Follow in footsteps of Cromwell’s foes in Mautby
The church towers of Runham and Filby loom over the landscape while in the distance Breydon Water is shimmering in the heat haze.
It is a peaceful scene of gently rolling countryside unchanged for centuries – save for the 21st century addition of wind turbines at Somerton and offshore at Scroby Sands.
The serene vista is thought not to have been experienced by the public since the days of Oliver Cromwell, when anxious Royalists used the tower of the 13th century St Peter and St Paul Church, in Mautby, near Great Yarmouth, as a lookout.
However, modern-day visitors will be given a unique opportunity to enjoy the views when the 46ft 6in tower is opened from 10am to 3pm on Saturday, August 13, as part of celebrations for Open Churches Week.
Church organist and treasurer Richard Howard, 64, said: 'In recent times, it would have only been architects on their five-year inspection visits who would have climbed the stone spiral staircase and two wooden ladders to the top.
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'We thought about opening it up to the public last year, but ran out of time.
'Earlier this year, our rector, Graham Steel, went up and was so impressed with the view that he said we simply had to do it this summer.'
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Retired banker Mr Howard, who lives in nearby Ormesby but was born and raised in Mautby, said the first step was to get permission from church insurers Ecclesiastical.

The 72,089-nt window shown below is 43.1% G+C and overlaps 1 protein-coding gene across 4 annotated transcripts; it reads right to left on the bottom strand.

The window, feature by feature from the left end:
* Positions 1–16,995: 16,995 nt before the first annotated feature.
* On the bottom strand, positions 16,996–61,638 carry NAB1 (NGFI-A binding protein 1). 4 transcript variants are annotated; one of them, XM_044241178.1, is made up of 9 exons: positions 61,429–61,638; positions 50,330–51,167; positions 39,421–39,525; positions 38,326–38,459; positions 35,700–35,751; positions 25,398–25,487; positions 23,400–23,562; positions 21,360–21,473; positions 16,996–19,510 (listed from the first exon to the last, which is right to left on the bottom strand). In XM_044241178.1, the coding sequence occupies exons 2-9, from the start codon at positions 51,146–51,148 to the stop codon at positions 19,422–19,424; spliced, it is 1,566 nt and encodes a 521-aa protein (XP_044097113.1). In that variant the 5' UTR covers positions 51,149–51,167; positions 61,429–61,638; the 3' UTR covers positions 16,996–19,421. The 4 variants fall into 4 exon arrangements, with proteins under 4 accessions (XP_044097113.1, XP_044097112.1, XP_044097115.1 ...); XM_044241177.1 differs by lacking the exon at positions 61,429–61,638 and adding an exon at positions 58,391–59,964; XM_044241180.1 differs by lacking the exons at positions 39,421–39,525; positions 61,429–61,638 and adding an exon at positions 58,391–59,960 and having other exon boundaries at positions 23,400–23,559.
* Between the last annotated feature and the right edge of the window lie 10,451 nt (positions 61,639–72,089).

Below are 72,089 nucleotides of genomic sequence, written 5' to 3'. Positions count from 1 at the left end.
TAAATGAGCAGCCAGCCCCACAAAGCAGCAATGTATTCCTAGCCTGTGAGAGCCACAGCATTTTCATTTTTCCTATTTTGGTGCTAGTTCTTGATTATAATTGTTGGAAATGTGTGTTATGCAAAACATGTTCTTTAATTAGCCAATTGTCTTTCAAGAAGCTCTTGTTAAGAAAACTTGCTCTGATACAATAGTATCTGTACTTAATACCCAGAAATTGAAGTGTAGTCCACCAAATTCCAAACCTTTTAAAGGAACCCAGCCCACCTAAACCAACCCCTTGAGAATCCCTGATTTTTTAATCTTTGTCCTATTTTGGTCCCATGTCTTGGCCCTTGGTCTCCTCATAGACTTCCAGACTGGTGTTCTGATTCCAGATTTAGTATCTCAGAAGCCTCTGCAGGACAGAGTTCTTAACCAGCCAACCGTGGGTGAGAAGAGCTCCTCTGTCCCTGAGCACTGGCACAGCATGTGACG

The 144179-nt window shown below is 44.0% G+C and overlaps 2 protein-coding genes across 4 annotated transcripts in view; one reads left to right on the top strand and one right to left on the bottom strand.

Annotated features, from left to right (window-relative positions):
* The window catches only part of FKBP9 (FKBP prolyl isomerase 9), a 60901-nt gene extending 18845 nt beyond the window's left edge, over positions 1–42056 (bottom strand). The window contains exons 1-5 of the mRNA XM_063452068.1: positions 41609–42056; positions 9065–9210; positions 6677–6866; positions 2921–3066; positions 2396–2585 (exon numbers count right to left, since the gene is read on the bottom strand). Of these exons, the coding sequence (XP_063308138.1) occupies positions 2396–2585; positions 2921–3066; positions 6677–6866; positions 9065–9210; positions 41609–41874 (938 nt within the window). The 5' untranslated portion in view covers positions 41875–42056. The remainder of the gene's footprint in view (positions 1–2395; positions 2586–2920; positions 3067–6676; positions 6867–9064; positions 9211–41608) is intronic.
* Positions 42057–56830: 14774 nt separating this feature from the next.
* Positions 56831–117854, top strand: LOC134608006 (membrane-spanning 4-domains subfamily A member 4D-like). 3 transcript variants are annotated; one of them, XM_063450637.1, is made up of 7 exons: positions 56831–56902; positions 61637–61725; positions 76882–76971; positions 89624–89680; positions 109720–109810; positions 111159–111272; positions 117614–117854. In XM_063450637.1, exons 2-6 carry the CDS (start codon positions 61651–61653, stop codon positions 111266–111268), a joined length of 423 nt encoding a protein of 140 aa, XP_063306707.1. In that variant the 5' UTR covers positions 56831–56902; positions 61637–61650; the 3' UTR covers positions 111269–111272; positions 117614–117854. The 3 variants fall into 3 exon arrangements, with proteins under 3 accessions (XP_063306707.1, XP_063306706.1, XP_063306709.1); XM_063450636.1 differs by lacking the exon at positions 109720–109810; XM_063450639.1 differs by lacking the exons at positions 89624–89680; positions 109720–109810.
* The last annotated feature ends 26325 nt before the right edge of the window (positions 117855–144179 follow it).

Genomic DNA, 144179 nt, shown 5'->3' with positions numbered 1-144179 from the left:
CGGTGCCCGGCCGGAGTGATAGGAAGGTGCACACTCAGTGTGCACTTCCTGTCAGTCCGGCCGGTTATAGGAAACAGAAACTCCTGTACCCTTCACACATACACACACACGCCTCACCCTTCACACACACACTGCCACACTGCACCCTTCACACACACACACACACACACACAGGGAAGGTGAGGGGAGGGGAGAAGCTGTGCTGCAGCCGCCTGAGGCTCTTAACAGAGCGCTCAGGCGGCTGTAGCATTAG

'A representative came out and gave us the all-clear, subject to certain safety measures such as providing lights,' he said.
'Then it was time for our party of volunteers to come in to carry out the first spring clean in centuries; pigeons had got in at some point and there was all their mess as well as bits of thatch they had brought in.'
Mr Howard said tower visitors would be climbing the same steps as the 17th century Royalists who lived through one of the church's most eventful periods.
'It was a very Royalist area and people climbed the tower to keep a look out for Cromwell's Parliamentarians,' he said.
'It is thought Parliamentarians were responsible for burning down the rectory in 1649 when it was reported that parish records along with 2,000 books were burned to cinders.' The Rev Steel, who took over at Mautby and the neighbouring parishes of Filby, Fleggburgh, Runham and Stokesby four years ago, said: 'Opening up the church tower will give people the opportunity to experience views they will have never seen in quite the same way before.'
He stressed that comprehensive safety precautions were being taken with a number of guides on hand with torches.
He said Fleggburgh church tower would also be opening this Saturday, at the start of Open Churches Week and they were also organising a number of guided walks during the week.
For more about other events in Open Churches Week visit www.norfolkopenchurches.com.